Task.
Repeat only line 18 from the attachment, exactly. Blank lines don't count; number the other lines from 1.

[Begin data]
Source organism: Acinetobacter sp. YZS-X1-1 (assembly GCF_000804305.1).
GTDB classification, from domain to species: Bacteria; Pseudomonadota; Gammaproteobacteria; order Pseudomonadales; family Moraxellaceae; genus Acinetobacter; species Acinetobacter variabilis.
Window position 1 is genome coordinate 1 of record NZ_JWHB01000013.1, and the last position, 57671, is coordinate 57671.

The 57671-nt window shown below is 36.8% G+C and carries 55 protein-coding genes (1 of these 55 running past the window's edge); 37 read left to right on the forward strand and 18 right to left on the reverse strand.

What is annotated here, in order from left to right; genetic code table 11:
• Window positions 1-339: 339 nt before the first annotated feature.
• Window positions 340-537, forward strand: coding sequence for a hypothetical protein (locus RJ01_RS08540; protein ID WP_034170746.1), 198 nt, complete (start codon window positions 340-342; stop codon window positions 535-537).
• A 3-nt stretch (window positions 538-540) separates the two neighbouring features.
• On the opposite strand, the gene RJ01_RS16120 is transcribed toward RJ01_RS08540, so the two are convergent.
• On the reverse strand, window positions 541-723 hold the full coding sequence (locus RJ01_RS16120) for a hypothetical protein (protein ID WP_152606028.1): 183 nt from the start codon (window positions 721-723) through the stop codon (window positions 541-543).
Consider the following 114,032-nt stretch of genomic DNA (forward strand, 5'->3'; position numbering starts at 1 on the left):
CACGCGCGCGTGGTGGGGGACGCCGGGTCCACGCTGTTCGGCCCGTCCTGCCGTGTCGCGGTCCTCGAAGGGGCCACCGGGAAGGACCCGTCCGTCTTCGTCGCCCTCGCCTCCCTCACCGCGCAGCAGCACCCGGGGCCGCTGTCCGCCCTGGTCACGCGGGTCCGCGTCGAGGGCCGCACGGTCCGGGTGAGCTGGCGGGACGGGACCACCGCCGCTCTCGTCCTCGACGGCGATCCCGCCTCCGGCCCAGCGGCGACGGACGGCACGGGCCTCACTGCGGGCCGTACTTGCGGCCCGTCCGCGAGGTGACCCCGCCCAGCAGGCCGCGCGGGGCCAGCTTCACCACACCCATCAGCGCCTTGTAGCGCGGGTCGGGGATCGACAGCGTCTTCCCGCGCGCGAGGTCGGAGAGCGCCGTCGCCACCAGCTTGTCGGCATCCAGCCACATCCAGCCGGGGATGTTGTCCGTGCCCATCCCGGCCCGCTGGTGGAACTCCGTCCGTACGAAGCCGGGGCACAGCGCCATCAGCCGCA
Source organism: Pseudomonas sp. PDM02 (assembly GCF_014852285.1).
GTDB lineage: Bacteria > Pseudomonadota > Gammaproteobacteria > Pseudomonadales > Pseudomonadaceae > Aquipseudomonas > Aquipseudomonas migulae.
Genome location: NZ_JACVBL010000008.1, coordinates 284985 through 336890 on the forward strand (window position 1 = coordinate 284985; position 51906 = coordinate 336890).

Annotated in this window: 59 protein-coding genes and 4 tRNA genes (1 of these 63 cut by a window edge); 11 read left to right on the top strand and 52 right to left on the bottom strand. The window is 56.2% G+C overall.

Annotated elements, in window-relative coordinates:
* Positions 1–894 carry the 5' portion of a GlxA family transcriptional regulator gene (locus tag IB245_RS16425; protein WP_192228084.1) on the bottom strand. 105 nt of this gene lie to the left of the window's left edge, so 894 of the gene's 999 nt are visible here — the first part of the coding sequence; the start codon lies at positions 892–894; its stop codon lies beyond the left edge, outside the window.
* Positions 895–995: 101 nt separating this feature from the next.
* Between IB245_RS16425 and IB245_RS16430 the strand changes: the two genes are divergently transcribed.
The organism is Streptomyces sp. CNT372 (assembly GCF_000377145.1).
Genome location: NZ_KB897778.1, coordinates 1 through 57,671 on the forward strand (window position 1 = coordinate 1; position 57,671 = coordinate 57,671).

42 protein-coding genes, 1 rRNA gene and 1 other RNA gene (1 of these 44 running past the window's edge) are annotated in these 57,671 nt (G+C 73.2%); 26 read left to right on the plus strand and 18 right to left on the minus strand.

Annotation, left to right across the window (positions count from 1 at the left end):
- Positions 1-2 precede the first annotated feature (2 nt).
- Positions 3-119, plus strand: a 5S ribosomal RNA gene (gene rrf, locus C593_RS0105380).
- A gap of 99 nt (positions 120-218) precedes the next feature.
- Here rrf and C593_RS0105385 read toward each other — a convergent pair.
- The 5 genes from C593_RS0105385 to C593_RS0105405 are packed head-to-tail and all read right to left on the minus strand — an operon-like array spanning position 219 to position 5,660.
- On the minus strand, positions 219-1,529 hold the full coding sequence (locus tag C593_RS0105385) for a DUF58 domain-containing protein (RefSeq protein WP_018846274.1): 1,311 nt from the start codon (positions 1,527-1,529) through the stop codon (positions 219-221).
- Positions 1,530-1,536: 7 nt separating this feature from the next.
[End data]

* Positions 1–894 carry the 5' portion of a GlxA family transcriptional regulator gene (locus tag IB245_RS16425; protein WP_192228084.1) on the bottom strand. 105 nt of this gene lie to the left of the window's left edge, so 894 of the gene's 999 nt are visible here — the first part of the coding sequence; the start codon lies at positions 892–894; its stop codon lies beyond the left edge, outside the window.